Taken from CrossFit HQ Twitter (Feb 2015).
Everybody has a weakness somewhere, whether it is a muscular imbalance, a patterning issue, a technical fault, a mobility restriction, an energy pathway deficiency, etc. These weaknesses can be holding you back from achieving so much. Instead of trying to get stronger to compensate for your weakness, you should be correcting your weakness so that the strength you already have can be applied more evenly and efficiently. I remember reading an article somewhere where Dmitry Klokov said, “Athletes must train weaknesses” and that he spent most of his time fixing his weaknesses.
How to identify weaknesses?
Ask someone (can be a coach) who understands movement to watch and critique you. Chances are, if you’ve taken any of my classes, I’ve tried to point a few out for you (…in a constructive manner, of course). When coaches point out weaknesses for you, think of those as the low hanging fruit for improvement. Why? Because they are the often easily corrected and will yield 3x the reward as the time invested to correct them. When you run out of weaknesses to correct and still aren’t improving is when you should worry. Also, if you’ve been training long enough, you may be able to identify a few of your own weaknesses.
How to strengthen weaknesses?
You must practice them. You can use warm-ups as a time to perform them and focus on performing quality repetitions. One of my favorite ways to practice my weaknesses is to perform them EMOM-style as a warm-up, pairing 2 weaknesses with rowing, running or double unders. A second way to add them into your training is to add in work on your weaknesses one day per week. Pick 2 movements or muscle groups: can be opposing muscles, an upper body and a lower body movement, etc. Superset them for 3-5 sets until failure or boredom, keeping in mind that quality matters more than quantity. A third option is to set a 15-minute clock and see how many reps you can do in that time period, again prioritizing quality over quantity. There are countless ways to do it; almost any of them work as long as you are performing work. A final thing to keep in mind is that most people have imbalances between dominant and non-dominant sides. It would be very beneficial to perform unilateral work to close that gap, i.e. lunges, split squats, KB/DB presses and rows, etc.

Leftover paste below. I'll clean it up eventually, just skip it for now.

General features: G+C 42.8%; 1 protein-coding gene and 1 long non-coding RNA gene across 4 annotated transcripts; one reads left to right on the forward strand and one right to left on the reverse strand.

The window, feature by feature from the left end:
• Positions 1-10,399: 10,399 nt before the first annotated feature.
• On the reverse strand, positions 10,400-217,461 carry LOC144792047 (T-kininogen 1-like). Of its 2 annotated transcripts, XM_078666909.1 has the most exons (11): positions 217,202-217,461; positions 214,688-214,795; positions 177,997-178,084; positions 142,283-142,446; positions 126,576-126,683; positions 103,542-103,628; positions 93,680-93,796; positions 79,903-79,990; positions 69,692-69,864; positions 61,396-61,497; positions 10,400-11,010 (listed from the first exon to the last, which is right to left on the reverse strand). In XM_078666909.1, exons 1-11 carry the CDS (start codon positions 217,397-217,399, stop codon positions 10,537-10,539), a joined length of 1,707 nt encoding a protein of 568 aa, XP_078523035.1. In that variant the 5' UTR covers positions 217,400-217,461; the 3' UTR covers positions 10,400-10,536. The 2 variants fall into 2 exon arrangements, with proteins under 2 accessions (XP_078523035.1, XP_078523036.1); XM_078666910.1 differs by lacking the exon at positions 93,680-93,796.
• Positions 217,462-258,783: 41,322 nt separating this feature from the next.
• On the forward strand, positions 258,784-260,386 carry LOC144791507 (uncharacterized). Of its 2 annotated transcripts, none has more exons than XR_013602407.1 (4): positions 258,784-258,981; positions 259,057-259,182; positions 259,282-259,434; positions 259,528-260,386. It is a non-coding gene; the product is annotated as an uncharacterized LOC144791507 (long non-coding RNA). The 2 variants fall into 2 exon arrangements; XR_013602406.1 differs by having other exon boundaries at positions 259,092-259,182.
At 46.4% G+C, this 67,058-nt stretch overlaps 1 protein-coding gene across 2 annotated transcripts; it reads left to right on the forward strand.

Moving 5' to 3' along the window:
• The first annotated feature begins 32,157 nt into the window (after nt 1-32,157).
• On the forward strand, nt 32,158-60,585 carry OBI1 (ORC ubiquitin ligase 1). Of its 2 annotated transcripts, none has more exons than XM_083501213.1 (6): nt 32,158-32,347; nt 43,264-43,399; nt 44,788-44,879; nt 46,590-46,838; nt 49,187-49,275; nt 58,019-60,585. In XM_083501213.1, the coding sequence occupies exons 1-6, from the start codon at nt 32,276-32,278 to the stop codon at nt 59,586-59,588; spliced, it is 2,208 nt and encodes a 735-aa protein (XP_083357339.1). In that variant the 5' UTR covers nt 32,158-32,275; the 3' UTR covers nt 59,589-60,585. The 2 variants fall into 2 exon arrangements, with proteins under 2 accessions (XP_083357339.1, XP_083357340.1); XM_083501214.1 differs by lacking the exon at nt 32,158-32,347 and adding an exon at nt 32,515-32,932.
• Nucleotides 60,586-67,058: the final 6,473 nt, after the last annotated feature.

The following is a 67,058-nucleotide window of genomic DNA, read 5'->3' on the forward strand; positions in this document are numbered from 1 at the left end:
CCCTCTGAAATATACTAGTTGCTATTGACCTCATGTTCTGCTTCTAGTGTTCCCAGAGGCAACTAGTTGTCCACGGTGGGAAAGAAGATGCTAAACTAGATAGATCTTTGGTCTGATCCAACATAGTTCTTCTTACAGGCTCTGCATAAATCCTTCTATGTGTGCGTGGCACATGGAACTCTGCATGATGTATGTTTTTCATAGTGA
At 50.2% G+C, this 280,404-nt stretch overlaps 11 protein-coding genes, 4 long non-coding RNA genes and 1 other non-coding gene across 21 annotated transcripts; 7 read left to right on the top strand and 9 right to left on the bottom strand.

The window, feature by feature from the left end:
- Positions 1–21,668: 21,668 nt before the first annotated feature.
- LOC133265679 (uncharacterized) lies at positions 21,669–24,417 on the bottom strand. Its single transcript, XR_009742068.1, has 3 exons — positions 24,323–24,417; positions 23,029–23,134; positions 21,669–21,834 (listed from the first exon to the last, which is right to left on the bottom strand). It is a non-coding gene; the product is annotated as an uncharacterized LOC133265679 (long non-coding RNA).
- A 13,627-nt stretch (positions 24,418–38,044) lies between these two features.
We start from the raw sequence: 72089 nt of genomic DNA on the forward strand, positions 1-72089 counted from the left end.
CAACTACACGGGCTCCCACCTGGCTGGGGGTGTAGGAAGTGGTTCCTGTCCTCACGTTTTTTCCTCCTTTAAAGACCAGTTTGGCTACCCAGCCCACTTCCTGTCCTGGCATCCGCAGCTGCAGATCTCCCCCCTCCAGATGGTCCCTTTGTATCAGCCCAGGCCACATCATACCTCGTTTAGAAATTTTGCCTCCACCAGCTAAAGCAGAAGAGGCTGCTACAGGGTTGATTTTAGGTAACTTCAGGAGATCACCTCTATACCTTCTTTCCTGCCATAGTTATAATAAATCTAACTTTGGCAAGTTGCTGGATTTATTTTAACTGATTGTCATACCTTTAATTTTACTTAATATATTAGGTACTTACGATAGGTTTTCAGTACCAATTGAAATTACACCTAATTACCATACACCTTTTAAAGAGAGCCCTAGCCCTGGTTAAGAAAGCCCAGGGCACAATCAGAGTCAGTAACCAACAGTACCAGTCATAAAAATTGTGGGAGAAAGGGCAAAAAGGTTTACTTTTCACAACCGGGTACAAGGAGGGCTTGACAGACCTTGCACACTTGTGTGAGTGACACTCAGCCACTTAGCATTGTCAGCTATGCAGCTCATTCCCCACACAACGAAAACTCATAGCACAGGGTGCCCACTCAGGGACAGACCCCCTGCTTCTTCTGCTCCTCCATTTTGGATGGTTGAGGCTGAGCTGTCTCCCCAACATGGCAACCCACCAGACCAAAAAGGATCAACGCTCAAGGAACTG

Just getting stronger at your strengths will only get you so far. Eventually, your body won’t be able to compensate anymore and you’ll probably end up plateauing or injured. In order to prevent those pathways as much as possible, you should be correcting your weaknesses along the way. Coaches or others that understand movement (even yourself) can help identify them for you. Once you know what to target, accumulate time training your weaknesses. It doesn’t have to be elaborate; something is better than nothing. I’d be willing to bet that if you spent more time correcting faults, you’d be much better off than doing more of what you’re already doing.
Posted on 10/13/2015 at 06:16:00 PM